Trump’s general election news coverage fit the pattern of earlier stages of the campaign in several respects but not all. The major departure was that his general election coverage was overwhelmingly negative in tone. In our earlier reports, we documented the positive coverage Trump received during the nominating stage of the campaign, a pattern largely attributable to the press’s tendency to highlight the horserace in the pre-primary and primary periods. As Trump rose from single digits in the polls and then won key primaries, he got favorable press. It was a story of growing momentum, rising poll numbers, ever larger crowds, and electoral success. The fact that the horse race is the most heavily covered aspect of the nominating phase magnified Trump’s favorable coverage.
Trump’s general election coverage was a stark contrast. His coverage was negative from the start, and never came close to entering positive territory (see Figure 8). During his best weeks, the coverage ran 2-to-1 negative over positive. In his worst weeks, the ratio was more than 10-to-1. If there was a silver lining for Trump, it was that his two best weeks were the ones just preceding the November balloting.
Trump’s coverage was negative in all the news outlets in our study, even those that typically side with the Republican nominee (see Figure 9). Fox provided Trump his most favorable coverage, but it was still nearly 3-to-1 negative over positive. The Wall Street Journal was his next best outlet, but its coverage ran 4-to-1 negative. The most negative coverage was carried by CBS at 9-to-1, but Trump’s coverage was nearly as negative in most other outlets.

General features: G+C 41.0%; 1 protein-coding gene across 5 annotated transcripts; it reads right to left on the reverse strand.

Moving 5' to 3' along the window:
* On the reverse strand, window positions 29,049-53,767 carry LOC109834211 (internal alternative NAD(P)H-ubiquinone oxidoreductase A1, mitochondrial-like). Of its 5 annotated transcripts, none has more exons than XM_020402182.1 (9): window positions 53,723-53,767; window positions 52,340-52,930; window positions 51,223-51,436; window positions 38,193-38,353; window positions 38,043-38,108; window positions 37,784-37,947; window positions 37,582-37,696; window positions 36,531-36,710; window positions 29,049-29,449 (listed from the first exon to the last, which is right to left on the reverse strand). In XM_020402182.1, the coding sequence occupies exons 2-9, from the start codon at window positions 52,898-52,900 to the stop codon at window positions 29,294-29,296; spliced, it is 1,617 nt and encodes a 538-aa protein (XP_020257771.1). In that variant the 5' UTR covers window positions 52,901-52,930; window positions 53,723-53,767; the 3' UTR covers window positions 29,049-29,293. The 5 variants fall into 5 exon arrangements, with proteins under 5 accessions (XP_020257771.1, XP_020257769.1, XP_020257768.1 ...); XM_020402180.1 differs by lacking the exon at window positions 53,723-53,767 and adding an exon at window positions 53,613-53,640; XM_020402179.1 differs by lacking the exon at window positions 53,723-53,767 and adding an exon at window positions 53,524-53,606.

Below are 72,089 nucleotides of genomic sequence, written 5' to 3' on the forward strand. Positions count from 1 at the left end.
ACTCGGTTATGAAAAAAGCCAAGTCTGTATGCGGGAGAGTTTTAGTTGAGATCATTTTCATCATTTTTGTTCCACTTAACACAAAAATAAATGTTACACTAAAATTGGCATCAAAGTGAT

Compare to Hillary’s coverage:
To be sure, changes in journalism are not the only reason that campaigns have become more negative. The party polarization that has seeped into American politics during the past three decades has been accompanied by rising levels of partisan attack. But to claim that party polarization explains the media’s negative bent is to ignore the fact that the press’s negativity is not confined to party politics. There’s barely an aspect of public life that is not subject to intense criticism.
A healthy dose of negativity is unquestionably a good thing. There’s a lot of political puffery, ineptitude, and manipulation that needs to be exposed, and journalists would be shirking their duty if they failed to expose it. Yet an incessant stream of criticism has a corrosive effect. It needlessly erodes trust in political leaders and institutions and undermines confidence in government and policy.
Negative news has partisan consequences. Given that journalists bash both sides, it might be thought the impact would be neutral. It’s not. For one thing, indiscriminate criticism has the effect of blurring important distinctions. Were the allegations surrounding Clinton of the same order of magnitude as those surrounding Trump? It’s a question that journalists made no serious effort to answer during the 2016 campaign. They reported all the ugly stuff they could find, and left it to the voters to decide what to make of it. Large numbers of voters concluded that the candidates’ indiscretions were equally disqualifying and made their choice, not on the candidates’ fitness for office, but on less tangible criteria—in some cases out of a belief that wildly unrealistic promises could actually be kept.